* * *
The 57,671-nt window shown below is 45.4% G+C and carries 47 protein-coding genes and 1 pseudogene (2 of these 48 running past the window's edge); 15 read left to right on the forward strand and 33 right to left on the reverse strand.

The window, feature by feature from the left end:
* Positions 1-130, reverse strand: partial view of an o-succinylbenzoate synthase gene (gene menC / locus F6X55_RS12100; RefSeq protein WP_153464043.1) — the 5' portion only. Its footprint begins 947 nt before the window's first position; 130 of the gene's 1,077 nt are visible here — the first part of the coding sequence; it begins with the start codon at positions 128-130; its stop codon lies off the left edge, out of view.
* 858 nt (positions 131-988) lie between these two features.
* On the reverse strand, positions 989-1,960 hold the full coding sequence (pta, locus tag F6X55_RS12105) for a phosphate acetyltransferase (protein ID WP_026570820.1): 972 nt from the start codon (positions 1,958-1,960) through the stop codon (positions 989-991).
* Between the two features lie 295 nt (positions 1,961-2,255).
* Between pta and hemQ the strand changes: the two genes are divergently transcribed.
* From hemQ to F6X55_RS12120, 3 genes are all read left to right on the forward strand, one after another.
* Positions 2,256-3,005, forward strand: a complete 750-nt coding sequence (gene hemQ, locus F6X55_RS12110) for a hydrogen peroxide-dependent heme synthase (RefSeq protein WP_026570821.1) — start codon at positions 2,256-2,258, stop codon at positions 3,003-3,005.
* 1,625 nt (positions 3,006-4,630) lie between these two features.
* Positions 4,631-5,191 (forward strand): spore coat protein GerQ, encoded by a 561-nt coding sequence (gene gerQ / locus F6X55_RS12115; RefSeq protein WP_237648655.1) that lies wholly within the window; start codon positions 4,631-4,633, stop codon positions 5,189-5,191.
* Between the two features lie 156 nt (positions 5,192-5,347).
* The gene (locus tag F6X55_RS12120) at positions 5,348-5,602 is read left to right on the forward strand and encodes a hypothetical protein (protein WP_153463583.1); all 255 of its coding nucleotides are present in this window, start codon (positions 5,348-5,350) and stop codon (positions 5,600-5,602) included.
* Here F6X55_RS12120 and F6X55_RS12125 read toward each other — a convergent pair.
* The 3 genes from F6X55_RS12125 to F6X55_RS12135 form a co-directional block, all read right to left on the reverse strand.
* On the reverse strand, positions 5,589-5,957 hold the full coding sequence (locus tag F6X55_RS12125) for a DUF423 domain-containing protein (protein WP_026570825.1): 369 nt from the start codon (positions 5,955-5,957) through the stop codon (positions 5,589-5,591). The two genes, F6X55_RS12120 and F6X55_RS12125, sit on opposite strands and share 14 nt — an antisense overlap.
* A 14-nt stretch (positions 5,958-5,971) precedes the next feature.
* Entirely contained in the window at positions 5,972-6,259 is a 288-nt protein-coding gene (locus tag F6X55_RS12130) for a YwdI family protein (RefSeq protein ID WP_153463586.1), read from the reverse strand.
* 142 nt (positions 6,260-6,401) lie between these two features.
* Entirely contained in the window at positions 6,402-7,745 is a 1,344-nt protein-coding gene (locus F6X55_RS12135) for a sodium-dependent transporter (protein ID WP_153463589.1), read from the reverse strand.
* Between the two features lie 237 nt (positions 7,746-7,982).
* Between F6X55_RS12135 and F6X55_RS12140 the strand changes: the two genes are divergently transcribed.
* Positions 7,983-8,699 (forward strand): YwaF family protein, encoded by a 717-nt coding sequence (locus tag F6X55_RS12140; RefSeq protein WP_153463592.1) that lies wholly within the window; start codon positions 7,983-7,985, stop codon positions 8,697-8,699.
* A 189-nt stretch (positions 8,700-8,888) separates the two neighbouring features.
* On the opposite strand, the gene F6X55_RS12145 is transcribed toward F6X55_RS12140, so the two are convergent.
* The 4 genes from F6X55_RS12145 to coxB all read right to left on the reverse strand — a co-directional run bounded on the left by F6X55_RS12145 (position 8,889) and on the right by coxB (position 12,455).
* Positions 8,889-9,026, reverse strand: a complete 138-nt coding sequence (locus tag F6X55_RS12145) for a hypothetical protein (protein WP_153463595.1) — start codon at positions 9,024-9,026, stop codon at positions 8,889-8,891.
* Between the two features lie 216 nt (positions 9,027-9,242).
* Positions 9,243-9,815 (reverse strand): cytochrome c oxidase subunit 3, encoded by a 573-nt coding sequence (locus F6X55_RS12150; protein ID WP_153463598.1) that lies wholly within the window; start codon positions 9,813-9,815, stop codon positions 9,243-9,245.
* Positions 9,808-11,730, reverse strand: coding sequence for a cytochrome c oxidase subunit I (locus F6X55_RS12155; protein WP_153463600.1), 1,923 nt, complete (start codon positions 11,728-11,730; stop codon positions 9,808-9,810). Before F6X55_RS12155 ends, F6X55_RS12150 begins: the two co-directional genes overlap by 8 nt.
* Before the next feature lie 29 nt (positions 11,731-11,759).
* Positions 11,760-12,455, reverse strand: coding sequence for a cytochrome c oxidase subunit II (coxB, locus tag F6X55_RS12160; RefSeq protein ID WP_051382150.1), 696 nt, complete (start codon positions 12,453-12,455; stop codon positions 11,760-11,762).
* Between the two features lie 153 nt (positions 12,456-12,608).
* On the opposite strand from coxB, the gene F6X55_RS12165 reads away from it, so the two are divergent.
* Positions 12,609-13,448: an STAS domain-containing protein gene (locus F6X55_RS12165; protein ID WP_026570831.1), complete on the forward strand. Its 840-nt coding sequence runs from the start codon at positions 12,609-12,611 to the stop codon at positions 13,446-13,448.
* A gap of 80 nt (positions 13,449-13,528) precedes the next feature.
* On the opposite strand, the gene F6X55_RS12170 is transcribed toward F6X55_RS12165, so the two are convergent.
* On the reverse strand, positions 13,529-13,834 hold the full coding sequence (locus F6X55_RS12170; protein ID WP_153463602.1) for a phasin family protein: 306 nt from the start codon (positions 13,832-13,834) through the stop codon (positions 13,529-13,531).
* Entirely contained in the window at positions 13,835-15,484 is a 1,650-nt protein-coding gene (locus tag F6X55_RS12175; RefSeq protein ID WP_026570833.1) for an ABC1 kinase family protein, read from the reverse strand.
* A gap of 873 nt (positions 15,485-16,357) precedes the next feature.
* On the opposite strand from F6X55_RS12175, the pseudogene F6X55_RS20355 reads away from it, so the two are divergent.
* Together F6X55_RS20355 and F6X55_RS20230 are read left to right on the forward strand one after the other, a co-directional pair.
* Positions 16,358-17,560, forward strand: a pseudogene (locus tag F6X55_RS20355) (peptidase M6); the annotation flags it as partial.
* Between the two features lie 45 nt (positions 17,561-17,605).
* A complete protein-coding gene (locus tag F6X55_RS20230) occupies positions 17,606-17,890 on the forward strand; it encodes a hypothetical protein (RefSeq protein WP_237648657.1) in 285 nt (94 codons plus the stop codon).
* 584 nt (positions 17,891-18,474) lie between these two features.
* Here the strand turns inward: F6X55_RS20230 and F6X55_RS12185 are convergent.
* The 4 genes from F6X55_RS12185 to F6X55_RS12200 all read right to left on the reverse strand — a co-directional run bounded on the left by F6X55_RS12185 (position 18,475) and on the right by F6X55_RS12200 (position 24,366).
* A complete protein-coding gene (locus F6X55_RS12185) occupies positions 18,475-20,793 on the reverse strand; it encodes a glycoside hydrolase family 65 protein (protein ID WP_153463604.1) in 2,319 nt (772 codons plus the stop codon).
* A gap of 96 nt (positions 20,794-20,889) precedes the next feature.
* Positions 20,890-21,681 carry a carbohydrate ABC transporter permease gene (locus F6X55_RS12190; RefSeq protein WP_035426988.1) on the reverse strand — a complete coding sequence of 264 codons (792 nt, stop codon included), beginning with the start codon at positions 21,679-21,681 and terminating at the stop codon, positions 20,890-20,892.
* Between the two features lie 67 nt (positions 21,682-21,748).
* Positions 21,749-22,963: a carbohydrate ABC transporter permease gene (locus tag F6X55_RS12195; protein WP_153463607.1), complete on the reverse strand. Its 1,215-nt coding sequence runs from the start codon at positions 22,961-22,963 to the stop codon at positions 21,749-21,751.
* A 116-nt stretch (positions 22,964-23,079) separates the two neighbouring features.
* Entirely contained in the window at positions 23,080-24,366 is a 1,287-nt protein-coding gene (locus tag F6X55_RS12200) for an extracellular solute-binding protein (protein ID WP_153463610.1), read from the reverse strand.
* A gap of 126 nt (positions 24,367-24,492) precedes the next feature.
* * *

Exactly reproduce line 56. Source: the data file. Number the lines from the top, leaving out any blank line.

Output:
* A gap of 126 nt (positions 24,367-24,492) precedes the next feature.